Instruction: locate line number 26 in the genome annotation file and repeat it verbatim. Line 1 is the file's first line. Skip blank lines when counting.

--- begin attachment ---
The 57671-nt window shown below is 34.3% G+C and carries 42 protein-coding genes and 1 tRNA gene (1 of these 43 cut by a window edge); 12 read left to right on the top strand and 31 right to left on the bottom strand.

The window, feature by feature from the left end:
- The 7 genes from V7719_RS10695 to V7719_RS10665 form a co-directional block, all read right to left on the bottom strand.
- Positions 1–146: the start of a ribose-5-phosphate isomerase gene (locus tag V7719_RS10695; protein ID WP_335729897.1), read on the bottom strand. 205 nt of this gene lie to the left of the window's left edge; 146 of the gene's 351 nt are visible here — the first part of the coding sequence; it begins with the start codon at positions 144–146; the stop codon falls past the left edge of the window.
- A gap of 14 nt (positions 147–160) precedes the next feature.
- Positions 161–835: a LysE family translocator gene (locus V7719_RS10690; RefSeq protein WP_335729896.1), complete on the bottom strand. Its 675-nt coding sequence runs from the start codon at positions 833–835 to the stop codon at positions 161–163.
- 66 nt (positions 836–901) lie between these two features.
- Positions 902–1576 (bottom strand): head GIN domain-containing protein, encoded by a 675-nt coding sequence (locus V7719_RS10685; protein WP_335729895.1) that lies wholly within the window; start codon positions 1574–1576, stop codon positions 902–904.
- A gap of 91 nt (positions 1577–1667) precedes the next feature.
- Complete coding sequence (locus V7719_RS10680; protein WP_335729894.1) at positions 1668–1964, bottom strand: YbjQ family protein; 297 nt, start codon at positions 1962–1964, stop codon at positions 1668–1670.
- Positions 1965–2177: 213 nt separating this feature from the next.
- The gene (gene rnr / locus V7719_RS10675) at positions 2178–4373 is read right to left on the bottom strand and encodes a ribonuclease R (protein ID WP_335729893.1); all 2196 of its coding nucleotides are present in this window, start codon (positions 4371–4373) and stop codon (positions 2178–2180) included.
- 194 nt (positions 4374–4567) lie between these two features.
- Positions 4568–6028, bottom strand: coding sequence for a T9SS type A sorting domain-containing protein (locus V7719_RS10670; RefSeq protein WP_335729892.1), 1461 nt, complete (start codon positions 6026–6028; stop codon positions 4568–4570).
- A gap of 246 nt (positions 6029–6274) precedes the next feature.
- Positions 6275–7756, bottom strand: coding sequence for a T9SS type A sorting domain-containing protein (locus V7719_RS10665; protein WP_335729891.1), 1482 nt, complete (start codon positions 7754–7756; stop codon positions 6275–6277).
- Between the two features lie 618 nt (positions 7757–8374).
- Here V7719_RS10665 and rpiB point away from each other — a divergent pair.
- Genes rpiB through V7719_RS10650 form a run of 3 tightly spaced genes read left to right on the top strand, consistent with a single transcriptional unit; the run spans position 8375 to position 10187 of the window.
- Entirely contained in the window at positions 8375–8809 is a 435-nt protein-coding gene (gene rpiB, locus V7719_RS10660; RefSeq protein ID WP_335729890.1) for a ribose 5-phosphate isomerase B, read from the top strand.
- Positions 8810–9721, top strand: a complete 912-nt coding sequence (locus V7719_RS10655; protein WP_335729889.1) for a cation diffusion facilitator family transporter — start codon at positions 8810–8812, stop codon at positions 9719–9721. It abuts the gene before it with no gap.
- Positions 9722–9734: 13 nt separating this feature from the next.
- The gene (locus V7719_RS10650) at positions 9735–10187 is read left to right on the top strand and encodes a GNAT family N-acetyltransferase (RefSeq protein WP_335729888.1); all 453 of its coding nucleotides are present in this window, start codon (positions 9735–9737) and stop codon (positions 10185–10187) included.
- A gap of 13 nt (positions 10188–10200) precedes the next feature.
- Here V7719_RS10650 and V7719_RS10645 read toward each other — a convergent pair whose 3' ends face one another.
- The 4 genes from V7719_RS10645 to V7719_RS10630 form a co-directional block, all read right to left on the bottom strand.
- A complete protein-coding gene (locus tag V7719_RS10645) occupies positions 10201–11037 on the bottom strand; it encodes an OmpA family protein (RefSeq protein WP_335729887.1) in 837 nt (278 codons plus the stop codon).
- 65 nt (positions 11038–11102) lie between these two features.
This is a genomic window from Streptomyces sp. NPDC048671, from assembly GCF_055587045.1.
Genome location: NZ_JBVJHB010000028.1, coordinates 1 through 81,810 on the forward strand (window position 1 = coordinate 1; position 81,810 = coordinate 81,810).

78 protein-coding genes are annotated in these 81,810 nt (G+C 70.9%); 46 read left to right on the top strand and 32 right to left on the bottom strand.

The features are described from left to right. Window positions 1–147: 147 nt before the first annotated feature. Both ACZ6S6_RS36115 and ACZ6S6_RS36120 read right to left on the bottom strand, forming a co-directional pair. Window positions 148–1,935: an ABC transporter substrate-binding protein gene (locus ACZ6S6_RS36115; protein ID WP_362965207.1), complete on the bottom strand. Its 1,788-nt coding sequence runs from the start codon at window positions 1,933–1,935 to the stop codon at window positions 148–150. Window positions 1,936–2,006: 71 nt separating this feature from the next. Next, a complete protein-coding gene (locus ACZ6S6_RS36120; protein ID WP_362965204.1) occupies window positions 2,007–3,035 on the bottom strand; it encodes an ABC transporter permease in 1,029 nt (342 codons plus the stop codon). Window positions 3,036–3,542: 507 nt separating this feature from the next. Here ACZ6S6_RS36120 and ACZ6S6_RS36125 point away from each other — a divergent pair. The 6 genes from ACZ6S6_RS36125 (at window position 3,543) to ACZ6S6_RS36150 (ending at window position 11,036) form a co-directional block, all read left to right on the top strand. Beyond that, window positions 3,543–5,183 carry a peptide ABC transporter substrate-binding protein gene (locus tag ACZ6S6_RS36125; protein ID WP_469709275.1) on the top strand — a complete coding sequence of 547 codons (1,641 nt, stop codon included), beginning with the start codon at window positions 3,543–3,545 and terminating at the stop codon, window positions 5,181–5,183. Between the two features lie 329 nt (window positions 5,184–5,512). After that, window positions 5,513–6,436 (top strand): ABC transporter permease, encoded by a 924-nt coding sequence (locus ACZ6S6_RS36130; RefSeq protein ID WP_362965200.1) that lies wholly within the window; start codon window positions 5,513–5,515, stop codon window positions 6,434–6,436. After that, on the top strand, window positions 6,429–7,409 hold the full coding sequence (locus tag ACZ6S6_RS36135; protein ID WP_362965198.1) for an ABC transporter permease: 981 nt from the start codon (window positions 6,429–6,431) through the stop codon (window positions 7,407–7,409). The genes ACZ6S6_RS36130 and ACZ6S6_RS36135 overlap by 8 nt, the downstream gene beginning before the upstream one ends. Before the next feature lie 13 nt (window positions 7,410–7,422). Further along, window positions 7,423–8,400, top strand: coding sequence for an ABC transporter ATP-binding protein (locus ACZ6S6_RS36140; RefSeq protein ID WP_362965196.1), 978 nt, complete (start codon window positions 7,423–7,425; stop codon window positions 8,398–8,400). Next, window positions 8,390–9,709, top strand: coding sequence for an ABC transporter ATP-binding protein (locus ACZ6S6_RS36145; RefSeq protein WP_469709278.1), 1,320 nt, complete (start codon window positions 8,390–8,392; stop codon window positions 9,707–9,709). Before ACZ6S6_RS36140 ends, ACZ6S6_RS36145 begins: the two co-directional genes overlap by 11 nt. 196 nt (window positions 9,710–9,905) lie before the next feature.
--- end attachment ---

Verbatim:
- The 4 genes from V7719_RS10645 to V7719_RS10630 form a co-directional block, all read right to left on the bottom strand.